#2 Priority: Participant And Speaker Diversity
[Fair Warning: The verbiage of this post will likely be revised over the next week to be more accurate and sensitive to the issues, which is different, I hope, than just trying to be politically correct. My apologies in advance for all misleading statements, poorly worded opinions or misinformed viewpoints about a topic that is a hot button for many people, especially those who have been harmed by unfair industry practices or discriminatory social prejudices.]
A wide variety of participant and speakers at an event is generally a good thing. That wide variety is often called diversity.
Improving diversity in the USA has traditionally focused on including people from more ethnic backgrounds and women. Although ethnic background still has significant attention, there has been an especially strong focus on “gender equality” in tech for the past couple years. I’m not sure that gender equality is the best or correct term to use at the moment, both in terms of what the specific goal is and what’s politically correct. But the concept is that the best opportunities, jobs, recognition and pay in the computer technology field in the US for the past fifty years or so have been given primarily to white males. And most academic, industry or community tech gatherings were composed primarily of white males.
Gender equality includes issues related to sexual orientations other than heterosexual males and females.
Diversity: More Than Just Gender And Ethnic Group
In addition to gender and race or ethnic group, participant and speaker diversity criteria include age, nationality, native and secondary languages, physical disability, economic status, work and education backgrounds, and a whole lot more as broken down on Ashe Dryden’s blog post “Increasing Diversity At Your Conference.” Two more blog posts that are good starting points for increasing the diversity at your events are “How To Create A More Diverse Tech Conference” and “How to attract more women to tech conferences.” Google can fetch scads more thought-provoking ideas on this topic. Although many “diversity at tech events” will focus on gender issues, you can often replace the word “women” with the other diversity criteria such as “age” or “ethnic group” and the strategies for attracting a diverse group to the event will work across the whole spectrum of classifications.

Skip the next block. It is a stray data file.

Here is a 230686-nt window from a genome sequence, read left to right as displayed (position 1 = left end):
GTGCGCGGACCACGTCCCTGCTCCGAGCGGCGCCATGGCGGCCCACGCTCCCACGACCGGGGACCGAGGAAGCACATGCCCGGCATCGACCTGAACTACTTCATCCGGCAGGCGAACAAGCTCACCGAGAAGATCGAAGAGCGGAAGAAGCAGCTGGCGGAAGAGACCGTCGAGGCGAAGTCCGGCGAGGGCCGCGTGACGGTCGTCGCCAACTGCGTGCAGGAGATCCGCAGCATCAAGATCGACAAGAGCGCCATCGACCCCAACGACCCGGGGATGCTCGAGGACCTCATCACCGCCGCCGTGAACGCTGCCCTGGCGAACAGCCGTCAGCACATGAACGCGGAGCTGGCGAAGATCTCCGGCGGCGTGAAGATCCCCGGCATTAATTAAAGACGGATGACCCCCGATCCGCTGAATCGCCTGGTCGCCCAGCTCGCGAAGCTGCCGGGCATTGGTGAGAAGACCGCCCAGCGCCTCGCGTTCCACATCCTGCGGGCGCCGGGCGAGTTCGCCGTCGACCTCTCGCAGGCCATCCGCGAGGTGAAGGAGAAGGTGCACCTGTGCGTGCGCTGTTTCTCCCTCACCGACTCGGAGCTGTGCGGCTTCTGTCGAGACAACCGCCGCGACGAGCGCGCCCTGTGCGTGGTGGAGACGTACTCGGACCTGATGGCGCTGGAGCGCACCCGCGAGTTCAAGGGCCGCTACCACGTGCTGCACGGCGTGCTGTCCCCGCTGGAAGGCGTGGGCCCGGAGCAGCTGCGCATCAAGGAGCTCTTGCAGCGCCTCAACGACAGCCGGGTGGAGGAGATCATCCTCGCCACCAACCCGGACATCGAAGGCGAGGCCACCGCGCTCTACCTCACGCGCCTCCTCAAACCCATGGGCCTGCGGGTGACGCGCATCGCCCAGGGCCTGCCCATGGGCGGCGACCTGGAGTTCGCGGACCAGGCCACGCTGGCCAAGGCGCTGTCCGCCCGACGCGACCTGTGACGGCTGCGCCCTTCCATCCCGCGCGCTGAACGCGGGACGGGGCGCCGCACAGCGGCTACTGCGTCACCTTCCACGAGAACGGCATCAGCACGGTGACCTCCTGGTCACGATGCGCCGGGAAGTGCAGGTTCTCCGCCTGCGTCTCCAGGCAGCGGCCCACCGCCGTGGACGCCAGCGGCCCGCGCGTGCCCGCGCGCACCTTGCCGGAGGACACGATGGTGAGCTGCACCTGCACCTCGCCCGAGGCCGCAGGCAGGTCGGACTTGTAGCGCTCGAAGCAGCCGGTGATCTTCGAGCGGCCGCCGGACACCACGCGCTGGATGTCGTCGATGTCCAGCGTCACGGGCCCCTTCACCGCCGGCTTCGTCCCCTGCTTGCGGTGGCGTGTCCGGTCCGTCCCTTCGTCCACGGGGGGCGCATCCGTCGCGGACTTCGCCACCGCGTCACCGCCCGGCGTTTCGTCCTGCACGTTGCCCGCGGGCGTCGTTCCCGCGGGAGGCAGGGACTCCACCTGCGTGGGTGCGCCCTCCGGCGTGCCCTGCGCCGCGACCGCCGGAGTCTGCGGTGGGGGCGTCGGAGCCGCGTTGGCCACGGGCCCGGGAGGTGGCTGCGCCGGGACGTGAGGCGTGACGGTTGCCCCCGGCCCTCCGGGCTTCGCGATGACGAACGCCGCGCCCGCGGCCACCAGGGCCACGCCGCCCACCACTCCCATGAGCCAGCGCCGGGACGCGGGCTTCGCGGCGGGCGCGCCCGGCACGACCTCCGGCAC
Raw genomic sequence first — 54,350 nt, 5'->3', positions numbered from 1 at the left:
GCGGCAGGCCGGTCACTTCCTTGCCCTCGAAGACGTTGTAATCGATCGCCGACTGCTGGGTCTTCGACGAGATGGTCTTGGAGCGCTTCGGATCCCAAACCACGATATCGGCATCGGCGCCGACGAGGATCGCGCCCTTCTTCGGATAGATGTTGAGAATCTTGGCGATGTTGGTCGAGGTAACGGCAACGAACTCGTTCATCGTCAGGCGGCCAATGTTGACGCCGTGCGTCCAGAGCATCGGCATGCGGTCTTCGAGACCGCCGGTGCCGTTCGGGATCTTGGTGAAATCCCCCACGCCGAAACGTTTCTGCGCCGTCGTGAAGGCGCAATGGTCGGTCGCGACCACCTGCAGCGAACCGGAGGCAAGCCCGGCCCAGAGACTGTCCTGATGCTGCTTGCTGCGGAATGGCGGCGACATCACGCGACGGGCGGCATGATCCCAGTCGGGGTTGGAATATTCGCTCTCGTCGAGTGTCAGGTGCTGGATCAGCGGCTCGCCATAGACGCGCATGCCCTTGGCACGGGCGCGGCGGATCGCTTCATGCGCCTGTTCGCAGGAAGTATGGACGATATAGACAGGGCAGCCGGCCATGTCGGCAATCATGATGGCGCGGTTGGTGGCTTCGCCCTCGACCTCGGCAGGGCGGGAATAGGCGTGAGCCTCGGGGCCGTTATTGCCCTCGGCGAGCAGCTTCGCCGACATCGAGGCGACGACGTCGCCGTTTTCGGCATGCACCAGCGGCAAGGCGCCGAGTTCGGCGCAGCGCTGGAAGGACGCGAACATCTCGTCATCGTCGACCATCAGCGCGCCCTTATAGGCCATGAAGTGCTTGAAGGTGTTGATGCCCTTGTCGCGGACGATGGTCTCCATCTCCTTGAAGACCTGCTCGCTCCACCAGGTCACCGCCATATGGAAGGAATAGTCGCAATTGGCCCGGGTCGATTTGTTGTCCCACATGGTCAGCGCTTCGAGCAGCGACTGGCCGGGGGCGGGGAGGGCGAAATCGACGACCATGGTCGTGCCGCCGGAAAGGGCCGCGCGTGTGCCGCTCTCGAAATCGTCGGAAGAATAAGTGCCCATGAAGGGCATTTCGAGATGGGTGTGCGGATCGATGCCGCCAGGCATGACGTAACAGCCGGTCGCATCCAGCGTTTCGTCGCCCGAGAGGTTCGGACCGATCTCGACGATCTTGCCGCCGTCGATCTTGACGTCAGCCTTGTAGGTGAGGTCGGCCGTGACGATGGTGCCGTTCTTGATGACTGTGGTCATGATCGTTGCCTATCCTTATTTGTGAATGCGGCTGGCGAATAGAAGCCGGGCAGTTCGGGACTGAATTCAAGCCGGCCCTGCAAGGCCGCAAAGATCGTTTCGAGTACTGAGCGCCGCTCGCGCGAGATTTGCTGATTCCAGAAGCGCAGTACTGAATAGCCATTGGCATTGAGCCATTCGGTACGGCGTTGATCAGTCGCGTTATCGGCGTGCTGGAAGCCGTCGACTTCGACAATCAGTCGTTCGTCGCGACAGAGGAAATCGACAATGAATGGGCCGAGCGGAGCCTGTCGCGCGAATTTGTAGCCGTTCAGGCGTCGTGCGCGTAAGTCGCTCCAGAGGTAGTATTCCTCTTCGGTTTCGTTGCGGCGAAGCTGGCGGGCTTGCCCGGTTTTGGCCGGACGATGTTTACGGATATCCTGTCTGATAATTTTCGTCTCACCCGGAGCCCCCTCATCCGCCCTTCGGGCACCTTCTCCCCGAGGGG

Today’s blog post doesn’t attempt to tell you tactics for how to ensure a diverse group of people at your event. The goal of the post is to emphasize the importance of having that diverse group. When an events wrangler wants to make a step change in the diversity of their next event, they should Google for specific diversity issues they’ve prioritized for improvement. Pertinent hits from that Google search will point you at specific ways to address those priority diversity demographics.
In addition to knowing what should be done to attract a diverse population to an event, it helps tremendously to have representatives of the various groups on the event planning team. Trying to be empathetic and imagine yourself in someone else’s shoes helps you see another person’s point of view. But if you fit into one or many of the diversity criteria listed above (not a young, heterosexual, male, white American), you’ll more clearly understand how to attract a more diverse group to an event. If you want more women at an event, have women help plan and promote the event. The same goes for other diversity factors.
Benefits Of Diversity
There are many reasons to have a diverse group of participants and speakers. Those reasons include:
- Different perspectives as formed by educational background, work experiences, countries/cities/neighborhoods where they’ve lived, social circles in which they grew up, and a whole host of other factors. The different perspectives can help see hidden opportunities, non-obvious solutions to problems and can help you see things in a different light.
- Varying abilities to relate to and communicate well with certain people or groups.
- Significantly different people bring more resources and a broader knowledge base to the group.
- There are very few true Renaissance people; usually people are most effective in one or a few areas and seldom bring deep knowledge and advanced skills in all topics of relevance to the event in which they are participating.
- Discussions and group projects less likely to have echo chamber effect with diverse participants.
- Monocultures are detrimental to themselves and to the world around them.
One last suggestion for today is for events wranglers to look at conferences that attract significant numbers of the types of people you want to attract to your event. Conferences that attract many women might have planning, marketing and messaging components you can use to improve your event and attract more women to it (likewise for ethnic group, age groups, etc). Examples of this to consider are WisCon, Open Source Bridge, All Things Open, ORD Camp and FlowCon.
Put extra effort into pulling together as diverse a group of participants and speakers as possible. You might find that extra diversity is one of the keys to your best event ever!
Posts in this “Improving Long Tech Events” series:
“Making Long Tech Events Better”
“Improving Long Tech Events: Priorities”
“Improving Long Tech Events: #1 Priority”
“Improving Long Tech Events: #2 Priority”
“Improving Long Tech Events: #3 Priority”
“Improving Long Tech Events: #4 Priority”
“Improving Long Tech Events: #5 Priority”
“#6 Priority: Follow-Up For Greater Impact”
“Priority #7: Storytelling & Documentation”
“Improving Long Tech Events: Priorities #8 – #13“